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In February 2009, Martinique and its sister island Guadeloupe took an unaccustomed turn in the world's headlines with heated general strikes over inequality and the cost of living, resulting in the first ever cancellation of Martinique's Carnival. The poobahs in Paris responded by raising salaries and other concessions, President Nicholas Sarkozy paid a conciliatory visit last summer, and things pretty much returned to normal.
So when I headed down to check things out a couple of weeks ago, I found the same calm, beautiful island and friendly people that have earned Martinique something of a following among some Caribophiles.
This overseas département of France is less pretentious and far more accessible and down-to-earth than St. Bart's, yet sports the same kind of French flair, small resorts and fabulous eating, while at the same time arguably being more interesting as an island. And now there's finally even a decent hotel (see below) right in the capital, Fort de France (right). Another welcome bit of news is that getting there is now more convenient, since a American Airlines inaugurated a direct flight from Miami in April 2013.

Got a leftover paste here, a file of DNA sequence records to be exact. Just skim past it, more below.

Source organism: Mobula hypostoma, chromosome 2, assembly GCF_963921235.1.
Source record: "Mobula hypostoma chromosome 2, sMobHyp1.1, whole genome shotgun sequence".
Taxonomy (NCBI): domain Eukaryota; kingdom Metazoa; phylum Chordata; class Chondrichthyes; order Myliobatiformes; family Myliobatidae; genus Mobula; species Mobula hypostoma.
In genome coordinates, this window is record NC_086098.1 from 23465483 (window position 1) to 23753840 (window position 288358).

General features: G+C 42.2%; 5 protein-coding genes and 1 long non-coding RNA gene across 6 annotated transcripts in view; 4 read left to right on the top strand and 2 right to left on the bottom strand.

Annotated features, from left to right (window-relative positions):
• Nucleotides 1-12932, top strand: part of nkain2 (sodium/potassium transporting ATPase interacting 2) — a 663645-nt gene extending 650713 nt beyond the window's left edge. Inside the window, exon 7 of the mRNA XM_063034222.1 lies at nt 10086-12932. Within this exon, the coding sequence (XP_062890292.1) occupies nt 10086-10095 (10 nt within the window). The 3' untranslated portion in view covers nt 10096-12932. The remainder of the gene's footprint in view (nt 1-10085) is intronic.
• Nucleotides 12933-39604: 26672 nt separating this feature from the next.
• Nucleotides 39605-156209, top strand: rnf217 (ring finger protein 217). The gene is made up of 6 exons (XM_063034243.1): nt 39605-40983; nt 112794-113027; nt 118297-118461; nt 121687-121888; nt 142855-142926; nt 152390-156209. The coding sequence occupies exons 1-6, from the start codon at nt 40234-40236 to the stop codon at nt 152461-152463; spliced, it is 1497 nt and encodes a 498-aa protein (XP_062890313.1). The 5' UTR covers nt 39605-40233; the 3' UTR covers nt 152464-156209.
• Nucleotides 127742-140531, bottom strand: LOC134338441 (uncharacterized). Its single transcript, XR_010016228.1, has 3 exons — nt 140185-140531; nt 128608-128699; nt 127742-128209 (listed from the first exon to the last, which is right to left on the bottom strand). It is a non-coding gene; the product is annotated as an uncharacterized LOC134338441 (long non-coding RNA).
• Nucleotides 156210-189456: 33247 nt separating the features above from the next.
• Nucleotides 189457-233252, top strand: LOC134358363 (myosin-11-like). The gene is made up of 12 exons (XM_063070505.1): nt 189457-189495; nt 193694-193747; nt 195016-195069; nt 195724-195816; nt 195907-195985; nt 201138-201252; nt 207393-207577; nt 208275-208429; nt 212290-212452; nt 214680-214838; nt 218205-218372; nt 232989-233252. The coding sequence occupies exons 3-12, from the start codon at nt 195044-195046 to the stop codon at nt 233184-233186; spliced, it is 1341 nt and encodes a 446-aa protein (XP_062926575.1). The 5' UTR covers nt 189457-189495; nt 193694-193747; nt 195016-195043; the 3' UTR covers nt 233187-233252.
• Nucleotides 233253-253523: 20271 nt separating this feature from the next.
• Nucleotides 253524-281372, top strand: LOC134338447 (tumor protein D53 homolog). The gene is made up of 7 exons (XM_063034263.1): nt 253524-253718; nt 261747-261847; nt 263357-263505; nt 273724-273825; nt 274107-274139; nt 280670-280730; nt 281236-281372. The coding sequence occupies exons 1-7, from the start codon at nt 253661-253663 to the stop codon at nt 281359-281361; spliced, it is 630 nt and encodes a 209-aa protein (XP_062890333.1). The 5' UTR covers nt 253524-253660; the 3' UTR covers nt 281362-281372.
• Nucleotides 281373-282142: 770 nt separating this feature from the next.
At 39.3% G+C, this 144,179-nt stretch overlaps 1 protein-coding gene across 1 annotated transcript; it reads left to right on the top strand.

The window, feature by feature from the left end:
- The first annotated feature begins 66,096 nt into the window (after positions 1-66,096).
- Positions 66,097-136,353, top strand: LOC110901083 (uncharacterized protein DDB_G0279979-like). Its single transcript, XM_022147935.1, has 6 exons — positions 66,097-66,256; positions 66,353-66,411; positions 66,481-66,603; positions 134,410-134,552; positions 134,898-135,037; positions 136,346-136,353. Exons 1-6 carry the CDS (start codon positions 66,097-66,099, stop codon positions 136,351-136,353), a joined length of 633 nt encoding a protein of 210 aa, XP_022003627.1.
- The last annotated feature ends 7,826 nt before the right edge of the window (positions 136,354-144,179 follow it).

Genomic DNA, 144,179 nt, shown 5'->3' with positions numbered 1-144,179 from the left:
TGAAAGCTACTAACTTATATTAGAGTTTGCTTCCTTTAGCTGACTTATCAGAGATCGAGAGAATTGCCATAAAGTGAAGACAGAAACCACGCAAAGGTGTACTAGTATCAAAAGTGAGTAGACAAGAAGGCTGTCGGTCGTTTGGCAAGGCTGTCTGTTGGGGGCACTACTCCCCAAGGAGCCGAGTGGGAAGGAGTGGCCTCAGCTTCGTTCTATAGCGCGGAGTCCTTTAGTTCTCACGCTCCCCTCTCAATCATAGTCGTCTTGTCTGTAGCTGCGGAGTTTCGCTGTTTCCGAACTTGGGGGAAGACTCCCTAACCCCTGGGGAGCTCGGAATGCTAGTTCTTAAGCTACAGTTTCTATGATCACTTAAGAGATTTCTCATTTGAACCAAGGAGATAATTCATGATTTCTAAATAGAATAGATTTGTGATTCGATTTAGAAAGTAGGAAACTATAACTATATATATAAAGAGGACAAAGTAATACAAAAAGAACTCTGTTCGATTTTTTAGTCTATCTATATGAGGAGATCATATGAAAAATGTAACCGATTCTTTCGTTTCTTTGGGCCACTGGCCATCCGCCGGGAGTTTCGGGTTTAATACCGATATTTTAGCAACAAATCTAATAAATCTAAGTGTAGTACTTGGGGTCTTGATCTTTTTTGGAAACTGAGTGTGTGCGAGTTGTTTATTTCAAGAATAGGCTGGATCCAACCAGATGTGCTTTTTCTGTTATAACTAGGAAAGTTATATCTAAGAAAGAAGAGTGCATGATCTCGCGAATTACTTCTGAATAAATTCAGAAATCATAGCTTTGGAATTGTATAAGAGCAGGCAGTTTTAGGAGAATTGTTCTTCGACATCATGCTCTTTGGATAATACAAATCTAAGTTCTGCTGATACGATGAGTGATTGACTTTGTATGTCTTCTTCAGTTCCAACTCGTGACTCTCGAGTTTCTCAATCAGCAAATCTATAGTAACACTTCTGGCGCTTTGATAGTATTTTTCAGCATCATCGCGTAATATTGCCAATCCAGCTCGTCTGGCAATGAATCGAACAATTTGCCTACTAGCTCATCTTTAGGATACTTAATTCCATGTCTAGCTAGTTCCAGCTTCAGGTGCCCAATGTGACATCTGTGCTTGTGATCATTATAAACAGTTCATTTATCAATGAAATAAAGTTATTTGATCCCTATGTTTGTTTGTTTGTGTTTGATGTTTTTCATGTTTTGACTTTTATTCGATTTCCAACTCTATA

Martinique Travel Tips: Sand & Sights
Now, if you remember your history, it just might ring a bell that one of the Caribbean's most traumatic natural disasters (and the 20th century's worst volcano eruption) happened here in 1902, when Mount Pelée blew its top, burying the nearby town of Saint-Pierre (below left). Today the rebuilt town makes for a pretty picturesque sightsee, with some historic architecture in addition to a small museum devoted to the eruption and some preserved ruins, including the jail cell that saved the life of one of the event's three survivors. Too bad that more than a century later, jitters about another eruption keeps the place so economically stunted that it's only last year that a hotel opened in town, the nine-room boutique Villa St.-Pierre.
Of course, turn-'n'-burn beaches are still Martinique's main draw (absolutely do not miss Les Salines down south), but Saint-Pierre's just one of the groovy spots to see and do things that could have you criss-crossing this lush, hilly 436 square miles for days on end. On that list I'd include: the rum trail, some dozen distilleries of varying size which accept visitors and offer tastings (I visited the smallish, family-owned Neisson (below, left) up near the town of Le Carbet, as well as the former Clément distillery, which has been turned into one big, interesting museum); the ruins and museum on La Pagerie, the one-time sugar plantation where Napoleon's Empress Josephine was born (they kinda hate her guts hereabouts because she talked him into re-establishing slavery); and the Caravelle Peninsula, a national park with the atmospheric ruins of another sugar plantation, Château Dubuc, and a trail leading to the world's highest-altitude lighthouse.
Caribbean Food, à la française